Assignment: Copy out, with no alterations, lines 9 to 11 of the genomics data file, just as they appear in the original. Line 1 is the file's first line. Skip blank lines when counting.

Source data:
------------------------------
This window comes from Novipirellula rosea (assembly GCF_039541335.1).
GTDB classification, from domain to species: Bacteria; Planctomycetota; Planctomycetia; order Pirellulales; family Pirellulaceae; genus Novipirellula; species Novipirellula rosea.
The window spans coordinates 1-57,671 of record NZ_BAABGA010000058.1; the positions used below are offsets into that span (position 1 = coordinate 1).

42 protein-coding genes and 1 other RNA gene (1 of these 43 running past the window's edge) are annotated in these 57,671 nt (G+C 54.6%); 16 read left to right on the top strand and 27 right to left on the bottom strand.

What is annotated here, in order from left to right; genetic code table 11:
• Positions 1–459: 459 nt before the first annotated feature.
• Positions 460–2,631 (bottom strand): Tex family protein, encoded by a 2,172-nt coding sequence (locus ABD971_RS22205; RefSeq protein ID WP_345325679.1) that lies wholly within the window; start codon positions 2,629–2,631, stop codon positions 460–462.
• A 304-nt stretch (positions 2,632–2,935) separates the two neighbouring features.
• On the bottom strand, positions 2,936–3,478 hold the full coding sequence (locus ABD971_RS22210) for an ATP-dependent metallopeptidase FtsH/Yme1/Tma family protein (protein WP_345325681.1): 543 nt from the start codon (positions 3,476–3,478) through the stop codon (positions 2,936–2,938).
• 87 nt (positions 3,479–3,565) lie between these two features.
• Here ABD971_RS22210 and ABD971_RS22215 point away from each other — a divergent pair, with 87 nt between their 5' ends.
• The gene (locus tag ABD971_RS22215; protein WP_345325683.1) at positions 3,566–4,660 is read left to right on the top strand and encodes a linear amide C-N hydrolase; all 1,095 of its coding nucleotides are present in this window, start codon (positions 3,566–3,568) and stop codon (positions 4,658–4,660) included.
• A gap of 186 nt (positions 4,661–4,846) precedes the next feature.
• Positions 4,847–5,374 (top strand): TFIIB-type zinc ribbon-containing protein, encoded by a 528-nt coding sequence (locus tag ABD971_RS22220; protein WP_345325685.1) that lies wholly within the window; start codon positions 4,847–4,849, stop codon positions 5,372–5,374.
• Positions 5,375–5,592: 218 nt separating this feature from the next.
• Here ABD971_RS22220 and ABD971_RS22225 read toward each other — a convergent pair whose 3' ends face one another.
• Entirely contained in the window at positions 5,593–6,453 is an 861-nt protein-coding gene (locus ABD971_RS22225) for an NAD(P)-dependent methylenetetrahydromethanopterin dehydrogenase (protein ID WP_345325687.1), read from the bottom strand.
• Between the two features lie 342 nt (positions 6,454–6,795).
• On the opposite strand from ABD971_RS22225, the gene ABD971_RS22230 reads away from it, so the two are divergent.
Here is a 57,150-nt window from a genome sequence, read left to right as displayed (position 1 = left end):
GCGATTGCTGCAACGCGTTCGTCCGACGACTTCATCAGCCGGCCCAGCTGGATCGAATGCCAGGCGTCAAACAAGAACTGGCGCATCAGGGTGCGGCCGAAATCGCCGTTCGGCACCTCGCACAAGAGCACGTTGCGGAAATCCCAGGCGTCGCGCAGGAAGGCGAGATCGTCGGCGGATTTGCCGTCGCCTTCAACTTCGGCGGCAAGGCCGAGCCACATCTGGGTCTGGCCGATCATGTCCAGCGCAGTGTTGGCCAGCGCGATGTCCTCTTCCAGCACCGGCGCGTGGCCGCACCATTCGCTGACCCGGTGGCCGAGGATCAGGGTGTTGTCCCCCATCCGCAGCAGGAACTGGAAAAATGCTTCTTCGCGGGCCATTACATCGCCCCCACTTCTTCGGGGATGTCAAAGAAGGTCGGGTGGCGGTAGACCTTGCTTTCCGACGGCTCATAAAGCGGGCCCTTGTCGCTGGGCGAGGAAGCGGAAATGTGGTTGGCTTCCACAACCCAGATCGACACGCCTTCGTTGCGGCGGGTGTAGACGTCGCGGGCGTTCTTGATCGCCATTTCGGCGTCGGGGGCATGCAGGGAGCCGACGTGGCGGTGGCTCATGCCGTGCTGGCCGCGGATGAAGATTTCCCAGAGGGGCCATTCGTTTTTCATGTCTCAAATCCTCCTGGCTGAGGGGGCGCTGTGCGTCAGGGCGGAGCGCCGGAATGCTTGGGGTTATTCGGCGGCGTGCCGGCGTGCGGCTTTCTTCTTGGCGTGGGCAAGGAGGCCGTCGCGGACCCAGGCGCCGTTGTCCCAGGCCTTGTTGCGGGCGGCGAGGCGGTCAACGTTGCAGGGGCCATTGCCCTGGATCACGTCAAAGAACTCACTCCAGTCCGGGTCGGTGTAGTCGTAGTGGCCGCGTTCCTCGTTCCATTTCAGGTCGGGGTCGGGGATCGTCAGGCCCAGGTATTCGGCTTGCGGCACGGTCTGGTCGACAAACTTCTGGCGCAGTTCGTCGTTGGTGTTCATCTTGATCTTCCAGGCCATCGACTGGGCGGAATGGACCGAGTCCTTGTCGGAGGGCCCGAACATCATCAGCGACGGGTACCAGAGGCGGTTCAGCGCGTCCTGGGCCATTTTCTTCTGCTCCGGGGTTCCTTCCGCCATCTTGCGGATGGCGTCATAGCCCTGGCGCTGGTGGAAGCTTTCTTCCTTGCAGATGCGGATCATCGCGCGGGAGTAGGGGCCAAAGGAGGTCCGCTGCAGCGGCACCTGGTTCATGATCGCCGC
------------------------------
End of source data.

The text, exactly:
• On the bottom strand, positions 2,936–3,478 hold the full coding sequence (locus ABD971_RS22210) for an ATP-dependent metallopeptidase FtsH/Yme1/Tma family protein (protein WP_345325681.1): 543 nt from the start codon (positions 3,476–3,478) through the stop codon (positions 2,936–2,938).
• 87 nt (positions 3,479–3,565) lie between these two features.
• Here ABD971_RS22210 and ABD971_RS22215 point away from each other — a divergent pair, with 87 nt between their 5' ends.